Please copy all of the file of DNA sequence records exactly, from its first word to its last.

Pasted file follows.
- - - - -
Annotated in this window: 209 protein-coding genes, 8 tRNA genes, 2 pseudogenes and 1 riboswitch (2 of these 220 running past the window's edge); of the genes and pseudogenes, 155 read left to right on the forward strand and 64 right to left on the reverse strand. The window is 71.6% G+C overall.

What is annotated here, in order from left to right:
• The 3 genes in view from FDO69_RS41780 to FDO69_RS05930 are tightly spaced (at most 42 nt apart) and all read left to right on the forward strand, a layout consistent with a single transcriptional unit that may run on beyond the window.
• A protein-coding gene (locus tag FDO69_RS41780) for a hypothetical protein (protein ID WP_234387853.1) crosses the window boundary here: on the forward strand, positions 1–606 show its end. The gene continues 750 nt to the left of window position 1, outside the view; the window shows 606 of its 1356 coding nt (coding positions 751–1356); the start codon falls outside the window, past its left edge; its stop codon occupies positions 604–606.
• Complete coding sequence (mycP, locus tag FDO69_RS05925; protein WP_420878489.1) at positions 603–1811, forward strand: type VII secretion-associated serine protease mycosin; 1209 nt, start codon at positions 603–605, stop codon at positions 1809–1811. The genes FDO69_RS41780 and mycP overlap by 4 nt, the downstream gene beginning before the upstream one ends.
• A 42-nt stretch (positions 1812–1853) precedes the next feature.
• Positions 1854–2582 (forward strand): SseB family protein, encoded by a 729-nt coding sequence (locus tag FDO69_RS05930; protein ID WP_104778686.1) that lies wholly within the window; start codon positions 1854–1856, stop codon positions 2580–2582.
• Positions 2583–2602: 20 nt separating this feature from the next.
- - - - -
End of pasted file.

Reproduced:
Annotated in this window: 209 protein-coding genes, 8 tRNA genes, 2 pseudogenes and 1 riboswitch (2 of these 220 running past the window's edge); of the genes and pseudogenes, 155 read left to right on the forward strand and 64 right to left on the reverse strand. The window is 71.6% G+C overall.

What is annotated here, in order from left to right:
• The 3 genes in view from FDO69_RS41780 to FDO69_RS05930 are tightly spaced (at most 42 nt apart) and all read left to right on the forward strand, a layout consistent with a single transcriptional unit that may run on beyond the window.
• A protein-coding gene (locus tag FDO69_RS41780) for a hypothetical protein (protein ID WP_234387853.1) crosses the window boundary here: on the forward strand, positions 1–606 show its end. The gene continues 750 nt to the left of window position 1, outside the view; the window shows 606 of its 1356 coding nt (coding positions 751–1356); the start codon falls outside the window, past its left edge; its stop codon occupies positions 604–606.
• Complete coding sequence (mycP, locus tag FDO69_RS05925; protein WP_420878489.1) at positions 603–1811, forward strand: type VII secretion-associated serine protease mycosin; 1209 nt, start codon at positions 603–605, stop codon at positions 1809–1811. The genes FDO69_RS41780 and mycP overlap by 4 nt, the downstream gene beginning before the upstream one ends.
• A 42-nt stretch (positions 1812–1853) precedes the next feature.
• Positions 1854–2582 (forward strand): SseB family protein, encoded by a 729-nt coding sequence (locus tag FDO69_RS05930; protein ID WP_104778686.1) that lies wholly within the window; start codon positions 1854–1856, stop codon positions 2580–2582.
• Positions 2583–2602: 20 nt separating this feature from the next.